Fourteen Points of Jinnah – 1929

The Fourteen Points of Jinnah were proposed by Muhammad Ali Jinnah as a constitutional reform plan to safeguard the political rights of Muslims in a self-governing India.

The report was given in a meeting of the council of the All India Muslim League on March 28, 1929.

Nehru Report was criticized by Muslim leaders Aga Khan and Karim Jalal.

They considered it as a death warrant because it recommended joint electoral rolls for Hindus and Muslims.

The Fourteen Points –

[1] The form of the future constitution should be federal, with the residuary powers vested in the provinces.

[2] The uniform measure of autonomy shall be guaranteed to all provinces.

[3] All legislatures in the country and other elected bodies shall be constituted on the definite principle of adequate and effective representation of minorities in every province without reducing the majority in any province to a minority or even equality.

[4] In the Central Legislature, Muslim representation shall not be less than one third.

[5] Representation of communal groups shall continue to be by means of separate electorate as at present, provided it shall be open to any community at any time to abandon its separate electorate in favor of a joint electorate.

[6] Any territorial distribution that might at any time be necessary shall not in any way affect the Muslim majority.

[7] Full religious liberty, i.e. liberty of belief, worship and observance, propaganda, association and education, shall be guaranteed to all communities.

[8] No bill or resolution or any part thereof shall be passed in any legislature or any other elected body if three fourths of the members of any community in that particular body oppose it as being injurious to the interests of that community or in the alternative, such other method is devised as may be found feasible and practicable to deal with such cases.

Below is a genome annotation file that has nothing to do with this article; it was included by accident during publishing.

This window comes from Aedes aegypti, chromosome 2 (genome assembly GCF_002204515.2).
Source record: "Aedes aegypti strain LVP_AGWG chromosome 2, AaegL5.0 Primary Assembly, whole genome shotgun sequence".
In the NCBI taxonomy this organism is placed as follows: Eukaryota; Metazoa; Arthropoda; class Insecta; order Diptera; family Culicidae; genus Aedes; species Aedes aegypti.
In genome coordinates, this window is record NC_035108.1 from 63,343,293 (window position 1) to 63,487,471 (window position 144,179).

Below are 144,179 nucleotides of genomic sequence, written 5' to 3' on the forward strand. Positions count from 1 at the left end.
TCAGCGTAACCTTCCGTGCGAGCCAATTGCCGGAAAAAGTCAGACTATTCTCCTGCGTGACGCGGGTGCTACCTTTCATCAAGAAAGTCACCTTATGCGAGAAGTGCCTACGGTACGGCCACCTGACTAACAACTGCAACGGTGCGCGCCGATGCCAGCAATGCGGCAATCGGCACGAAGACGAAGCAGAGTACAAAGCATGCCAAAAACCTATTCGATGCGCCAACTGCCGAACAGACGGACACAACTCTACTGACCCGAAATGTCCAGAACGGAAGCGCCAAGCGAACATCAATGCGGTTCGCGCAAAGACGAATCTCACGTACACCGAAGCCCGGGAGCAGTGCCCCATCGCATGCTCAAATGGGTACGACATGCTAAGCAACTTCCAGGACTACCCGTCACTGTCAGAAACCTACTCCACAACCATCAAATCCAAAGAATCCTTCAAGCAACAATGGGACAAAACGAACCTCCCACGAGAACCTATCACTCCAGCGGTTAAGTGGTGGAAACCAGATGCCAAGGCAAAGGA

[9] Sindh should be separated from the Bombay Presidency.

[10] Reforms should be introduced in the North West Frontier Province and Balochistan on the same footing as in the other provinces.

[11] Provision should be made in the constitution giving Muslims an adequate share, along with the other Indians, in all the services of the state and in local self-governing bodies having due regard to the requirements of efficiency.

[12] The constitution should embody adequate safeguards for the protection of Muslim culture and for the protection and promotion of Muslim education, language, religion, personal laws and Muslim charitable institutions and for their due share in the grants-in-aid given by the state and by local self-governing bodies.

[13] No cabinet, either central or provincial, should be formed without there being a proportion of at least one-third Muslim ministers.

[14] No change shall be made in the constitution by the Central Legislature except with the concurrence of the State’s contribution of the Indian Federation.